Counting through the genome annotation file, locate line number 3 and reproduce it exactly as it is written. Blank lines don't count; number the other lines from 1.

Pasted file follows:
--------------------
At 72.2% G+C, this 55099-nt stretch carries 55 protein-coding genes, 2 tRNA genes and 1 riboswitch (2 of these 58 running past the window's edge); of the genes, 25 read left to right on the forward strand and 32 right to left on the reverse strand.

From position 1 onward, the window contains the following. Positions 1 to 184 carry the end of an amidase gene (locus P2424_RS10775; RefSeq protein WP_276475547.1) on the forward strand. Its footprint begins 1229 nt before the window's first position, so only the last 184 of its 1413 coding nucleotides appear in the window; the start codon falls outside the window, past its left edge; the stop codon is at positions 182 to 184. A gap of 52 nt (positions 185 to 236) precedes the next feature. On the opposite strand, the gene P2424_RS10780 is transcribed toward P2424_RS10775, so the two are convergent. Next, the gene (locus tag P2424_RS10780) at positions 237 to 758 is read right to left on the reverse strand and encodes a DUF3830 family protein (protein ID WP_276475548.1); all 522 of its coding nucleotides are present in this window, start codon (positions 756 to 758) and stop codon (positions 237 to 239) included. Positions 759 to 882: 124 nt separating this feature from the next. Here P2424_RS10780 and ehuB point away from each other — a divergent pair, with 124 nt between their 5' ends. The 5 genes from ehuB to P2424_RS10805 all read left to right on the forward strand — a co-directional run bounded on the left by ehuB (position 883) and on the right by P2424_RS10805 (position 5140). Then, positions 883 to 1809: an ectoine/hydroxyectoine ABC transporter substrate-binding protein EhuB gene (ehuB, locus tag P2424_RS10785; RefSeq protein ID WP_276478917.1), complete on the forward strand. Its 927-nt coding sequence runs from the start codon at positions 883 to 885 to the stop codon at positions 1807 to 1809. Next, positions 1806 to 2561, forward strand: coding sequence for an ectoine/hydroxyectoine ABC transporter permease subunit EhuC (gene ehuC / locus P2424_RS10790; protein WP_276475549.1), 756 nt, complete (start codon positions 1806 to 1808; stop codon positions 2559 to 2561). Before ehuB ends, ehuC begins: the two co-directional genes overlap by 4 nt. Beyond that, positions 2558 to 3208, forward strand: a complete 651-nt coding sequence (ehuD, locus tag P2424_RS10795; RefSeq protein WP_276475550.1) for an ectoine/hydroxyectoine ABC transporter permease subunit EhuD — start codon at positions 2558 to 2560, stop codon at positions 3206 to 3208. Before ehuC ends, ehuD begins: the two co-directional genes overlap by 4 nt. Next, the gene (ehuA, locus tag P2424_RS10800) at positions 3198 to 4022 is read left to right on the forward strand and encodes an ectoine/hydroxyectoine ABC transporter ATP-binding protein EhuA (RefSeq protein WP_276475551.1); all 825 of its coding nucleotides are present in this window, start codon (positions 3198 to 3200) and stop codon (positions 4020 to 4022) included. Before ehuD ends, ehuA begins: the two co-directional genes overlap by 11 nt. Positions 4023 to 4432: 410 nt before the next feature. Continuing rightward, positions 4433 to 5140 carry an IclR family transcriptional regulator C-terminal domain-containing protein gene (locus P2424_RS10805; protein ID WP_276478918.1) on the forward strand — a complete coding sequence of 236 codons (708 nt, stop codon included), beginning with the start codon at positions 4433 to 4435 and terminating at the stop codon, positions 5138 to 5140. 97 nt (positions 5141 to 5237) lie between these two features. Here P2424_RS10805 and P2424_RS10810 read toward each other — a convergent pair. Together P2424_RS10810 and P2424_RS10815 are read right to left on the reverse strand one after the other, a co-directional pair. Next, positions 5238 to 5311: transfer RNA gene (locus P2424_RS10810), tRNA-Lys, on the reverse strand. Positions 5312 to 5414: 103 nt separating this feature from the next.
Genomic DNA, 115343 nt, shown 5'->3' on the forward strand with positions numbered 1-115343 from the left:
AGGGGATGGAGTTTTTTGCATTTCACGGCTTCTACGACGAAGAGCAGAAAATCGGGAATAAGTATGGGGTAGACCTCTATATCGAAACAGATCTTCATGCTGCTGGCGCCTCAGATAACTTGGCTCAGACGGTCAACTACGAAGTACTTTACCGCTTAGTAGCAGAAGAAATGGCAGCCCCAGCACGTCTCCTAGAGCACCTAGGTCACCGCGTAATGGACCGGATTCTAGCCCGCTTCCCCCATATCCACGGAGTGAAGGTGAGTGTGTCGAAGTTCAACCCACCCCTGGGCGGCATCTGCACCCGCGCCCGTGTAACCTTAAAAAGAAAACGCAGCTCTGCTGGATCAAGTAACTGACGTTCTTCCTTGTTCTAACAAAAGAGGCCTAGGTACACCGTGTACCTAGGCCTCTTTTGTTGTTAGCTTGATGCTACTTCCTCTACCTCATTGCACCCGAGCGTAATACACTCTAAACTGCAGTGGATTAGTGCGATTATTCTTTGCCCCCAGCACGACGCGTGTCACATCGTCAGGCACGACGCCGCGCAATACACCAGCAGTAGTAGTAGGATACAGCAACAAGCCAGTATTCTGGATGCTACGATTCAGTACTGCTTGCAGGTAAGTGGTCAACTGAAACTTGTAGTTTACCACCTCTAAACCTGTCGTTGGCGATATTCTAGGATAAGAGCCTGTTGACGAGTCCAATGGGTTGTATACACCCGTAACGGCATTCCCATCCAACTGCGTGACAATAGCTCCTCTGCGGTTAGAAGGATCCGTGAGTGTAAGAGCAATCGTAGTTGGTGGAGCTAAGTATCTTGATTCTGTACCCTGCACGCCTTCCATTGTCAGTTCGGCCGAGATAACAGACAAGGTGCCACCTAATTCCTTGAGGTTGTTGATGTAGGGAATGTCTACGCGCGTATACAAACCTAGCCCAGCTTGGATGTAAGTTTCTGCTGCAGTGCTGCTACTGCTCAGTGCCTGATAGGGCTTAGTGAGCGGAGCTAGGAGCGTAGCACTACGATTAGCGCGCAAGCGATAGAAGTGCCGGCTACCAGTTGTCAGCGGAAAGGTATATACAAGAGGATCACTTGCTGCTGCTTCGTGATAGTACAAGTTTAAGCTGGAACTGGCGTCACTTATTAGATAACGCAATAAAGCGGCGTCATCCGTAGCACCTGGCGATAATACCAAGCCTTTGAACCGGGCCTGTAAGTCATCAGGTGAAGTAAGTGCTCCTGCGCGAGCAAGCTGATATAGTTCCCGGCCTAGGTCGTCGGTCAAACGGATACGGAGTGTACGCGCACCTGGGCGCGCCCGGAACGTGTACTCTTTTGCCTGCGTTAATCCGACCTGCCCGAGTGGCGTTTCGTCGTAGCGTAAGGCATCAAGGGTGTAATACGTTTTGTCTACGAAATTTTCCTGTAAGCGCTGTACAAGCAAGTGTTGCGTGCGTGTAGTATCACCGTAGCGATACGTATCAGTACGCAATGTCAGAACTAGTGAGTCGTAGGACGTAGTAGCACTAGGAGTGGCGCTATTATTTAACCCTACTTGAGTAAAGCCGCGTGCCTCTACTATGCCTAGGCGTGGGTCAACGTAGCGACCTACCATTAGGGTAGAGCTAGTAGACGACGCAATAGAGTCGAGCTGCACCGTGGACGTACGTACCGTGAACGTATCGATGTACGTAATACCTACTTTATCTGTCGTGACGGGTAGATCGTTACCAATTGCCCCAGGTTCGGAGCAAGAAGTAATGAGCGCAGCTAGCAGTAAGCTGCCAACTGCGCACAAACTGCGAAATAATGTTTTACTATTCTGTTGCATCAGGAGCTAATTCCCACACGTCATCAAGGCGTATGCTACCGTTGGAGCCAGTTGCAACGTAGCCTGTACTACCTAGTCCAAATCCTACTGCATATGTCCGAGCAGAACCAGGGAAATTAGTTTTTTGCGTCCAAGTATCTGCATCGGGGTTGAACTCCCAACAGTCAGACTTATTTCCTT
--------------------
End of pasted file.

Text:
Genomic DNA, 115343 nt, shown 5'->3' on the forward strand with positions numbered 1-115343 from the left: